MEDIA WATCH

The criminal trial as sport spectacle

Pow! John Madden’s shtick as a football color commentator came automatically to mind as I watched the O. J. Simpson hearings.

GEORGE BAIN February 20 1995
MEDIA WATCH

The criminal trial as sport spectacle

Pow! John Madden’s shtick as a football color commentator came automatically to mind as I watched the O. J. Simpson hearings.

GEORGE BAIN February 20 1995

The criminal trial as sport spectacle

MEDIA WATCH

Pow! John Madden’s shtick as a football color commentator came automatically to mind as I watched the O. J. Simpson hearings.

GEORGE BAIN

In the first days of the O. J. Simpson trial proper, as distinct from all the preliminaries, I watched as some professor of law told me what the prosecution and the defence had in mind to do in doing what I had just seen done, and how the jury might be affected by it, and whether the prosecution or the defence won or lost. I said, Pow!, and immediately turned to see where my copy was of Amusing Ourselves to Death: Public Discourse in the Age of Show Business, by Neil Postman.

Pow! is an exclamation favored by John Madden, a former coach of the NFL Something-or-Others, previously on CBS, now on Rupert Murdoch’s Fox Network. He uses Pow! evidently to characterize the dramatic nature of the game, the clash of bodies and all that. The larger part of his job is to explain things like how this team erred in not having taken the field goal from an easy 20 yards out but elected instead to try for the touchdown, and what the coach of the team now behind would need to do to turn things around in the second half. Experting, in other words.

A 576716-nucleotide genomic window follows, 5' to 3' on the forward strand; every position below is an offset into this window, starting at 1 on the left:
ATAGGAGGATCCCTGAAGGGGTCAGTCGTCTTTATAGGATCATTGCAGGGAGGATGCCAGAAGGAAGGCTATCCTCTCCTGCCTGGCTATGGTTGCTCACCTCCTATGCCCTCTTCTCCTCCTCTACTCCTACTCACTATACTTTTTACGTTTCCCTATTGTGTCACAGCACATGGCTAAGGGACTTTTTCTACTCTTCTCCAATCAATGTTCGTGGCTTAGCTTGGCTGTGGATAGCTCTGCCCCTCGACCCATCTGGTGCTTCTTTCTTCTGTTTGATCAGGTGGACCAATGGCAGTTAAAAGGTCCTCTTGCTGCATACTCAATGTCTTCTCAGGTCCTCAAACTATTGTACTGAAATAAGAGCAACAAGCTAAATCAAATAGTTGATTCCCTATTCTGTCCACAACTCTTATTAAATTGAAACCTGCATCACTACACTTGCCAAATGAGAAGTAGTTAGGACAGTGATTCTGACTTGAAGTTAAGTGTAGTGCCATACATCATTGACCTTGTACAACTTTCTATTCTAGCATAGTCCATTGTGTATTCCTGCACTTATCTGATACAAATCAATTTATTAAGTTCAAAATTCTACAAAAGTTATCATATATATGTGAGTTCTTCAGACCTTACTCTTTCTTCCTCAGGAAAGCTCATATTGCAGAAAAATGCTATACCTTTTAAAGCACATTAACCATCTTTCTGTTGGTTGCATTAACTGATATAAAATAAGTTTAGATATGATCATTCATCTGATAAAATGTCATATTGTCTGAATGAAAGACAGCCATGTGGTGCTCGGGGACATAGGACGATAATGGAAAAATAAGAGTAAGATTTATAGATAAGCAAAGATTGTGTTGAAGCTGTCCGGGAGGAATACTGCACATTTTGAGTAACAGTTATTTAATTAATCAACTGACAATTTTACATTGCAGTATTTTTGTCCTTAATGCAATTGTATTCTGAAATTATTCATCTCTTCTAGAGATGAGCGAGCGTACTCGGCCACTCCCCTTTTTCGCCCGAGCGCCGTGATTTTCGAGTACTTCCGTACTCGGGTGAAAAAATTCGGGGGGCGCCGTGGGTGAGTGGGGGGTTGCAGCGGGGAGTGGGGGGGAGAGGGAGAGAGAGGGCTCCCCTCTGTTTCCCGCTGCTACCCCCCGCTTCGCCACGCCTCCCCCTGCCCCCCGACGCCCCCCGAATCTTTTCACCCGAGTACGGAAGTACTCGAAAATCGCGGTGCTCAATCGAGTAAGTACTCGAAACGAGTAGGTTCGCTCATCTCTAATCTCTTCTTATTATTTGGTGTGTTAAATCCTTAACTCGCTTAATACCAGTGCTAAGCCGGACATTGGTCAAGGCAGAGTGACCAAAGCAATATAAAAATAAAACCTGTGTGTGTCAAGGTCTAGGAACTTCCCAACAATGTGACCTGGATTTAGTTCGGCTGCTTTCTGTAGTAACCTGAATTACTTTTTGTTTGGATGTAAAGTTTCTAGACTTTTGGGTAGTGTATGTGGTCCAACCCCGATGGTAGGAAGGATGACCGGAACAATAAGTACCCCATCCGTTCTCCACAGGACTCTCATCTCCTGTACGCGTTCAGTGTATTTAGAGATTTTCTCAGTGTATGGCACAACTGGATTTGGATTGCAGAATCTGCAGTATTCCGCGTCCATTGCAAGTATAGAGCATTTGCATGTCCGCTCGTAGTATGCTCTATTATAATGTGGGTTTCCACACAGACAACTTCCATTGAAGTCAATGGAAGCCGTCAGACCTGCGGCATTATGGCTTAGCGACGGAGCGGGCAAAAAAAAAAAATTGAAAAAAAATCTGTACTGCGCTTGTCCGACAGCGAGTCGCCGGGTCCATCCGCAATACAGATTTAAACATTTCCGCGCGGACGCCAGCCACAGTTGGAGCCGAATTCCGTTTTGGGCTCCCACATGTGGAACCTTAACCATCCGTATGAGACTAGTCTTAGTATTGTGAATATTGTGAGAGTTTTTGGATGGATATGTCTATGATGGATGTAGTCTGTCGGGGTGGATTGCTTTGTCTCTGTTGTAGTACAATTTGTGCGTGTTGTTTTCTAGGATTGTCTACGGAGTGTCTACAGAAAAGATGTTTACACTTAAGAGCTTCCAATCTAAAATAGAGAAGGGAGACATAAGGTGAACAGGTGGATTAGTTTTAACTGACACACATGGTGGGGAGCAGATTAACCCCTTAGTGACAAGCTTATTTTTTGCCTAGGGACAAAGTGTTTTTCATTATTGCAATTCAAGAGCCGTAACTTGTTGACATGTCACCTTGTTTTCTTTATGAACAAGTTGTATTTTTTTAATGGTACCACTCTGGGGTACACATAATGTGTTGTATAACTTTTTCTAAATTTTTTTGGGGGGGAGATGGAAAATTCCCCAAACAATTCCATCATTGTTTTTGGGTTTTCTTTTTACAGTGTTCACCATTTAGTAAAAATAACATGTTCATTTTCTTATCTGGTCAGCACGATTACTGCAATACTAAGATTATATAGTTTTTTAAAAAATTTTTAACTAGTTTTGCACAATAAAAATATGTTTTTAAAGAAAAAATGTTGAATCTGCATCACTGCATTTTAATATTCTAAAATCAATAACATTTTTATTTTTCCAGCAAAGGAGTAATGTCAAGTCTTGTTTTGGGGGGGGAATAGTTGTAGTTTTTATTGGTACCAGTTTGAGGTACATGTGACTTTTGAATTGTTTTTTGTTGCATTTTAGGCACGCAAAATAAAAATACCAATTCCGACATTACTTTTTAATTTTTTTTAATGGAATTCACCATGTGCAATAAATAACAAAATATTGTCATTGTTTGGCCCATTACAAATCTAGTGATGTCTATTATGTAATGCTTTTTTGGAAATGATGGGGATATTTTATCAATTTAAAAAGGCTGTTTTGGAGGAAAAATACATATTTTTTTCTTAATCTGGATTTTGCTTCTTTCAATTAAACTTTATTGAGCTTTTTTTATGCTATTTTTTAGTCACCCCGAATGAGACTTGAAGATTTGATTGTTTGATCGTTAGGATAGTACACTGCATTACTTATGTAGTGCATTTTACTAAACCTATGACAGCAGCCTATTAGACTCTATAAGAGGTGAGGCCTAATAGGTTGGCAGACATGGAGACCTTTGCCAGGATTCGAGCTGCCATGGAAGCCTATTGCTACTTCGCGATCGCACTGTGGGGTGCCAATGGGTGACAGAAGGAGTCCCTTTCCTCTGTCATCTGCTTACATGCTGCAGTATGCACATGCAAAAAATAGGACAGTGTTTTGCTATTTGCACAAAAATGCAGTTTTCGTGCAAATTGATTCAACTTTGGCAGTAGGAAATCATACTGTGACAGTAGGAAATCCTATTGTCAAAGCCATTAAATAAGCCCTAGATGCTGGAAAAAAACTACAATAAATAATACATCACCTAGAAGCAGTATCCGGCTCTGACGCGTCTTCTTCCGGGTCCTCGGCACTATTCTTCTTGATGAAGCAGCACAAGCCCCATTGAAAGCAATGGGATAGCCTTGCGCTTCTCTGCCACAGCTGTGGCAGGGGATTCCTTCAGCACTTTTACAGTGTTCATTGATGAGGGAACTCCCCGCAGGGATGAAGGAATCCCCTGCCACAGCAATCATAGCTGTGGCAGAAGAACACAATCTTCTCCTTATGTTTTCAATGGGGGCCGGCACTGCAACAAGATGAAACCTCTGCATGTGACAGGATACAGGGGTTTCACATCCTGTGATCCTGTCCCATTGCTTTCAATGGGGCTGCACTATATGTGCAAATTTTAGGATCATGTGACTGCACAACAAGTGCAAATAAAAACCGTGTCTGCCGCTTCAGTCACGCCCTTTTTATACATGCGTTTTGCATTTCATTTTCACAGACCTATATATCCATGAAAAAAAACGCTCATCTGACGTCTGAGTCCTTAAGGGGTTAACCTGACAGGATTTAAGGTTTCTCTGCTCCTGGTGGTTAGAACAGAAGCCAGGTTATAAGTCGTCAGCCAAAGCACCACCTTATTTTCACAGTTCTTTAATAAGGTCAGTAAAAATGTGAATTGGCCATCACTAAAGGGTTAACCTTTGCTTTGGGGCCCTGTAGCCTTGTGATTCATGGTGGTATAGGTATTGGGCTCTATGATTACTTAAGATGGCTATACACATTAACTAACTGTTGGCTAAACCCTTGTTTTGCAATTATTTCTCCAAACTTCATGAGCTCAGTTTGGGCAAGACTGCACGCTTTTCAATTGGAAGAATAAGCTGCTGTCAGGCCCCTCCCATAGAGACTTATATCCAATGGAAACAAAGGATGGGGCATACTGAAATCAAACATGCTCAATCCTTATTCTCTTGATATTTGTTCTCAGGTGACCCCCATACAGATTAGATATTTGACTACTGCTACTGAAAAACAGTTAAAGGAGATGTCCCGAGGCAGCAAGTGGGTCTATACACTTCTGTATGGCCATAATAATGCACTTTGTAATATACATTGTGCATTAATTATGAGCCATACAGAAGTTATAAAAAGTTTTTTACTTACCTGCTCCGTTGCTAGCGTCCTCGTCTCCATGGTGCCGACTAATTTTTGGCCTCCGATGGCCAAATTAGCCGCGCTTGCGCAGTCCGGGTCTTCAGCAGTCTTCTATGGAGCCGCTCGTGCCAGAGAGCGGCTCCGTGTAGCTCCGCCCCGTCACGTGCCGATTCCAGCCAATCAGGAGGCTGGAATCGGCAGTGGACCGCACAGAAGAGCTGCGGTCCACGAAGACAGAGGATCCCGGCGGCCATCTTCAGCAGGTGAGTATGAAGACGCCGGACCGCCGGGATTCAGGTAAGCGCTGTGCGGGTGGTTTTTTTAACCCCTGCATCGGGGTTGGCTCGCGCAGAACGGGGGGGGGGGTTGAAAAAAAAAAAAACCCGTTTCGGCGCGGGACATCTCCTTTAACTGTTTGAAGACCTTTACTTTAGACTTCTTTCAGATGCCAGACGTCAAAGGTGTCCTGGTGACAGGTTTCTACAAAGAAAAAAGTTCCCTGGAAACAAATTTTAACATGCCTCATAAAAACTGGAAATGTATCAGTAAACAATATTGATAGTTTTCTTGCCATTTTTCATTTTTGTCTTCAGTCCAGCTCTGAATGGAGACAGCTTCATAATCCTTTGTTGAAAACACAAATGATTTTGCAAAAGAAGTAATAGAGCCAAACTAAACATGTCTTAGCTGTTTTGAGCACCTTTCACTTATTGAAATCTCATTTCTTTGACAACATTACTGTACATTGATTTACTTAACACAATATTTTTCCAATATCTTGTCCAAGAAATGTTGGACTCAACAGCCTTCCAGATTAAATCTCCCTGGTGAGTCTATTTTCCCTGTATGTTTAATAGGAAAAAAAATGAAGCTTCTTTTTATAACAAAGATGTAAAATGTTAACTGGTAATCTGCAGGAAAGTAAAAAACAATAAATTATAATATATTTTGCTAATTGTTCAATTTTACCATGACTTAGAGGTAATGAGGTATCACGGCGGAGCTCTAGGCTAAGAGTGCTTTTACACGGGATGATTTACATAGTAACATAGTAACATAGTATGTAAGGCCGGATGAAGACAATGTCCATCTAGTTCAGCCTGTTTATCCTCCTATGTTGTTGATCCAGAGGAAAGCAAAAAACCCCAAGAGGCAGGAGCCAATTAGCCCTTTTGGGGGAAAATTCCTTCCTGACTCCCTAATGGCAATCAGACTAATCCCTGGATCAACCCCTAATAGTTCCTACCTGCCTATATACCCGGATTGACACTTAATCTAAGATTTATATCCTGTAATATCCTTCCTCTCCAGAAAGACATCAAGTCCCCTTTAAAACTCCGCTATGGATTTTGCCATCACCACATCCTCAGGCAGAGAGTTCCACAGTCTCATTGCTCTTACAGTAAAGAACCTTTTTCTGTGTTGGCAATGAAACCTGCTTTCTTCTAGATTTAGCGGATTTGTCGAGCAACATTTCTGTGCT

Madden’s connection to the O. J. Simpson trial is nil, except that his shtick as a football commentator came automatically to mind as I watched that legal commentator in Los Angeles. His and Madden’s functions were the same. From that realization, it was just a step to Amusing Ourselves to Death. In that book, published by Penguin Books in 1985, a central point is that the trouble with television is its being devoted entirely to supplying its audience with entertainment. Football is entertainment; criminal trials are busily being made so. Before long, one of the many color commentators of the courtroom at the O. J. Simpson trial will spring out of the pack as a star and will be signed by CNN as a regular.

Postman does not argue that all television is entertainment, but that in whatever it tries, television strives overall to be engaging. The effect in total, either way, is to be simply trivi-

alizing; thus the quality of public discourse is reduced to very little, largely because in presenting news to us packaged as vaudeville, television induces other media to do the same. Borrowing the idea of color commentators from sports is part of popularizing a form of contest with which the public is not familiar by putting it on a plane with one that is; thus, both become sport spectacles.

I don’t know how long sports-type commentators have been recognized as integral to television coverage of criminal trials; evidently not long. I became aware of their existence only in the past year. That came about in reading an essay, “Reporting the Rodney King Trial: the Role of Legal Experts,” by Laurie L. Levenson, a former prosecutor, then teaching in a law school. It appeared in the law review of Loyola Marymount University of Los Angeles in January, 1994.